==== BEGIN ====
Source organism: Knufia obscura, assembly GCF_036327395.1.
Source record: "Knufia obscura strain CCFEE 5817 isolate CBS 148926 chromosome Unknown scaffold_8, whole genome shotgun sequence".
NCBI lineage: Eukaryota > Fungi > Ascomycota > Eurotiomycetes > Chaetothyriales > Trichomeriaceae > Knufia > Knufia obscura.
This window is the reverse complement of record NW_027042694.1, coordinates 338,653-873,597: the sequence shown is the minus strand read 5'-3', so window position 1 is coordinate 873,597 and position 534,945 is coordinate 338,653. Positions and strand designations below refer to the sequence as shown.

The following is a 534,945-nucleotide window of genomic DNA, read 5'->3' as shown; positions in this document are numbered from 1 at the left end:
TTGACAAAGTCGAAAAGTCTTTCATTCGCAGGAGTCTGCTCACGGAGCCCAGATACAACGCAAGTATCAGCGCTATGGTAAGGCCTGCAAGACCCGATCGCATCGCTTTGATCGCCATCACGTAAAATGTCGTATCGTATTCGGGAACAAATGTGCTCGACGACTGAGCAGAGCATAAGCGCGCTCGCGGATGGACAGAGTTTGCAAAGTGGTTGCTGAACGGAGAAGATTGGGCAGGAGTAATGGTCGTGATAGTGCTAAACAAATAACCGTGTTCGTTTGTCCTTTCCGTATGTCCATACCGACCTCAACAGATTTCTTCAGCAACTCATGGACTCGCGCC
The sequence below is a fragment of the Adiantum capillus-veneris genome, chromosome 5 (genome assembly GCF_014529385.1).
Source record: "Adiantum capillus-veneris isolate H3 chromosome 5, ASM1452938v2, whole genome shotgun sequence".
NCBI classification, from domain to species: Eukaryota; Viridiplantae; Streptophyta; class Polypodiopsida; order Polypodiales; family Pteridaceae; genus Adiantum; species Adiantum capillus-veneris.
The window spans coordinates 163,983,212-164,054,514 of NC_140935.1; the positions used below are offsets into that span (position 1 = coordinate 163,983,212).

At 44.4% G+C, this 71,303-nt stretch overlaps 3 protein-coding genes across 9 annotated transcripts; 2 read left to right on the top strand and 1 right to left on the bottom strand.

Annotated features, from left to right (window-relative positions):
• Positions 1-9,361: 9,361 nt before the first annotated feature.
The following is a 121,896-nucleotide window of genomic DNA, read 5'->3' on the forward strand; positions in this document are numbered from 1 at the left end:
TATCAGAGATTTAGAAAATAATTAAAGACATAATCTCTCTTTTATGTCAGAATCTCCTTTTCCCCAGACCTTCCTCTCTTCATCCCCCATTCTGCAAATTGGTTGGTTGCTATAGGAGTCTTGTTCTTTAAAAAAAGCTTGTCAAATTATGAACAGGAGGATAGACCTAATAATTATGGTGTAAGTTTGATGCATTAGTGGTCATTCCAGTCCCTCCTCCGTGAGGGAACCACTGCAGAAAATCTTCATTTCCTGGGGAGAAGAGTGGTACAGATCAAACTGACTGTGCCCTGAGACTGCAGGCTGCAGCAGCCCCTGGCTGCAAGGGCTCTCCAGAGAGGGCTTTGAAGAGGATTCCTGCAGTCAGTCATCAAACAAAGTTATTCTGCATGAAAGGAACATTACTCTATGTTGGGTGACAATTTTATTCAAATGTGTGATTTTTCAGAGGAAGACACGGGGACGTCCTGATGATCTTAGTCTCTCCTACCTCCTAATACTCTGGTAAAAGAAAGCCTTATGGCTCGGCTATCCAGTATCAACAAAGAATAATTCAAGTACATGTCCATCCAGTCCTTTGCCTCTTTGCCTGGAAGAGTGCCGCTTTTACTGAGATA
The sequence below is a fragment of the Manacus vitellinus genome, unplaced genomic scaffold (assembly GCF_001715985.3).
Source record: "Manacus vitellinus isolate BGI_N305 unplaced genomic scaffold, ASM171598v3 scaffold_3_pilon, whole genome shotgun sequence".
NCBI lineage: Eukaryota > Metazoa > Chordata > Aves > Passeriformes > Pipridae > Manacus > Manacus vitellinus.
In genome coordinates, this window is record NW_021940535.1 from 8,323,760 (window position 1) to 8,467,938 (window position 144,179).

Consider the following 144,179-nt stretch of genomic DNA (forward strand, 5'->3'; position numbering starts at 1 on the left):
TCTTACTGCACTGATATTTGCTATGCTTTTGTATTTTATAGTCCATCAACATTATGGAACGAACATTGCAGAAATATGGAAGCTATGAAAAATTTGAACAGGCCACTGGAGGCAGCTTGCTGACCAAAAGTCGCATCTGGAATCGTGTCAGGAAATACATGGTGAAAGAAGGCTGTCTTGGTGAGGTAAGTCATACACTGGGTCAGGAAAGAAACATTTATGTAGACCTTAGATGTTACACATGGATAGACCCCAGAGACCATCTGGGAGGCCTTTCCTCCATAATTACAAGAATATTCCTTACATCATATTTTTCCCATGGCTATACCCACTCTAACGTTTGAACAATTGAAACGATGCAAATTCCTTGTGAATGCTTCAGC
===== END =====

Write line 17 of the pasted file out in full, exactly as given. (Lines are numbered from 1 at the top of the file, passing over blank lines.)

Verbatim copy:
Source record: "Manacus vitellinus isolate BGI_N305 unplaced genomic scaffold, ASM171598v3 scaffold_3_pilon, whole genome shotgun sequence".